Another variation of the degrowth model that has gained popularity in recent years is the “doughnut model” proposed by Kate Raworth of Oxford University in the UK. This model questions the twin assumptions embraced by neoliberal economics, namely that economic growth is good and that trickle-down economics works. Raworth maintains that the problems of the 21st century are global in scale and require a global commitment to the twin goals of environmental sustainability and social justice. These can only be achieved if we abandon models that take unlimited growth and consumption for granted and that assume that growth automatically leads to prosperity for all. 

Raworth’s model is summarised in the figure illustrating this article. Inside the green doughnut in the figure are the Sustainable Development Goals (SDGs) of the United Nations and outside the green doughnut are the environmental limits to growth beyond which economic growth becomes unsustainable and threatening to our planet. According to Raworth, all countries should aim to maintain the limits of their economic growth within the green zone or within the green doughnut.

She writes that “the hole at the doughnut’s centre reveals the proportion of people worldwide falling short on life’s essentials, such as food, water, healthcare and political freedom of expression – and a big part of humanity’s challenge is to get everyone out of that hole. At the same time, however, we cannot afford to be overshooting the doughnut’s outer crust if we are to safeguard Earth’s life-giving systems, such as a stable climate, healthy oceans and a protective ozone layer, on which all our wellbeing fundamentally depends.”

These goals can only be achieved if policy-makers adopt deliberate policies of income and wealth redistribution and environmental protection, she says.

Another more partial proposal that has had great popularity in recent years is the universal basic income (UBI) model. Universal basic income proposals suggest that all citizens irrespective of their circumstances should be given a government allowance that would cover their basic needs. This could be achieved by increasing taxation on the wealthy and by replacing many costly and ineffective targeted welfare programmes with a universal basic income. Some countries such as Finland, Canada and New Zealand have already begun experimenting with this proposal and have recorded favourable results.

While these models take the question of climate change and income inequality seriously, their application on a broader scale is likely to run up against many challenges. For one, developing countries that have yet to fulfil many of their SDGs cannot be expected to adopt degrowth models and accept the status quo. Some would even say that degrowth models are a luxury that only advanced countries can afford and that without growth poorer countries will simply remain poor.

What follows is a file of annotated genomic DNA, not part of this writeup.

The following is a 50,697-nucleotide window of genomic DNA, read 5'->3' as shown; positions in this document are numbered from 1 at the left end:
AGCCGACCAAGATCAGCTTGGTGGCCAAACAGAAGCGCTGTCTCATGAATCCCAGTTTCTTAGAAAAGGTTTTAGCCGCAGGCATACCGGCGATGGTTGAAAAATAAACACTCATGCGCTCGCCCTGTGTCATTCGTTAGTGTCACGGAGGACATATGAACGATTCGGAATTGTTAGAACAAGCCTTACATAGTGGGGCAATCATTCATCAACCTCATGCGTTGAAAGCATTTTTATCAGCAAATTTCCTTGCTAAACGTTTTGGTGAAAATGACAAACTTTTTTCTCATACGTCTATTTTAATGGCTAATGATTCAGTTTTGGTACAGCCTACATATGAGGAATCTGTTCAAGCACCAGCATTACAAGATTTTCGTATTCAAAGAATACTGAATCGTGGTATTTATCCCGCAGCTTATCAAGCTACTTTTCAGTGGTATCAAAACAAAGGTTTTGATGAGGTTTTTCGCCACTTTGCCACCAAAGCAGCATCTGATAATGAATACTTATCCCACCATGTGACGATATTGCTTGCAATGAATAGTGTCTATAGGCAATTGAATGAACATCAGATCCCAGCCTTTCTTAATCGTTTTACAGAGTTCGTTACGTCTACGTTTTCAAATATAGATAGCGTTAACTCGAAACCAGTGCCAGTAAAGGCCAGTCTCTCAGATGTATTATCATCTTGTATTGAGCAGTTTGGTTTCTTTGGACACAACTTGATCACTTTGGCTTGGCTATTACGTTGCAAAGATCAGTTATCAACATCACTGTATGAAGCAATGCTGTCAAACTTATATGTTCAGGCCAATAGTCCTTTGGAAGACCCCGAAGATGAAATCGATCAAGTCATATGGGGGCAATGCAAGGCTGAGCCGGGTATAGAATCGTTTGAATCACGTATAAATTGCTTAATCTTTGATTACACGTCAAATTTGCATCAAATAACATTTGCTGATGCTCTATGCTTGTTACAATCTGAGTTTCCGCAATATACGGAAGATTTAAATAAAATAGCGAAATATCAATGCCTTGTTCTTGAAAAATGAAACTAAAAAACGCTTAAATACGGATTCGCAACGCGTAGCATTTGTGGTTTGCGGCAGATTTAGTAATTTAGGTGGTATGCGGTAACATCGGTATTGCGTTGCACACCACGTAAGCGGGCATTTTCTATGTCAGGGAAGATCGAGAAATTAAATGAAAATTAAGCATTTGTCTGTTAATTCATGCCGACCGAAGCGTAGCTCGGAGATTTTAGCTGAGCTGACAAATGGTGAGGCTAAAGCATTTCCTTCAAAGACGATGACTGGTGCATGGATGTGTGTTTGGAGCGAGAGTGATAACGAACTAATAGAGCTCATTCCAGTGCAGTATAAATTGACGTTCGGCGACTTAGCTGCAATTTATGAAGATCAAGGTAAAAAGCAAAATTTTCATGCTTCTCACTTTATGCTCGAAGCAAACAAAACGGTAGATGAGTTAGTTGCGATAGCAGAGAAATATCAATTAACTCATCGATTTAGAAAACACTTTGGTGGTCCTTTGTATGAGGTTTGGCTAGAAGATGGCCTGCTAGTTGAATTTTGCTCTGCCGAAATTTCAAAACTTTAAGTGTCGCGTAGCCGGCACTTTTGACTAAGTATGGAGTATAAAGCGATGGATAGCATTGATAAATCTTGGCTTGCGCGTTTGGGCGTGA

The second challenge has to do with politics. Degrowth models suggest a radical redistribution of wealth and resources within and across countries. But in most countries, policy-makers and interest groups reject proposals for the radical redistribution of the income and wealth needed to realise economic well-being for all and aggressively resist such proposals. 

Finally, it is not enough to tackle climate change and income inequality on the national level since these have become global problems, with climate change affecting all countries of the world irrespective of the culprits behind it and income inequality in one nation spilling into other nations in the form of refugees and increased immigration. Moreover, the current global financial institutions, which could steer countries in a more sustainable and equitable economic direction, remain the foremost proponents of neoliberal economics and are unlikely to embrace alternative agendas in the foreseeable future.

However, without a radical paradigm shift away from the existing economic models that are leading to the steady destruction of our planet and to growing inequality within and across countries, the future of humanity looks bleak. The current Covid-19 crisis has highlighted that our way of life is simply unsustainable and has placed greater urgency on the need to develop alternative economic models. 

Degrowth and doughnut economics provide a compelling critique of neoliberal economics and offer an alternative vision. They may in future provide an alternative roadmap for humanity as a whole.

The writer is a senior researcher at the Al-Ahram Centre for Political and Strategic Studies.



*A version of this article appears in print in the 11 June, 2020 edition of Al-Ahram Weekly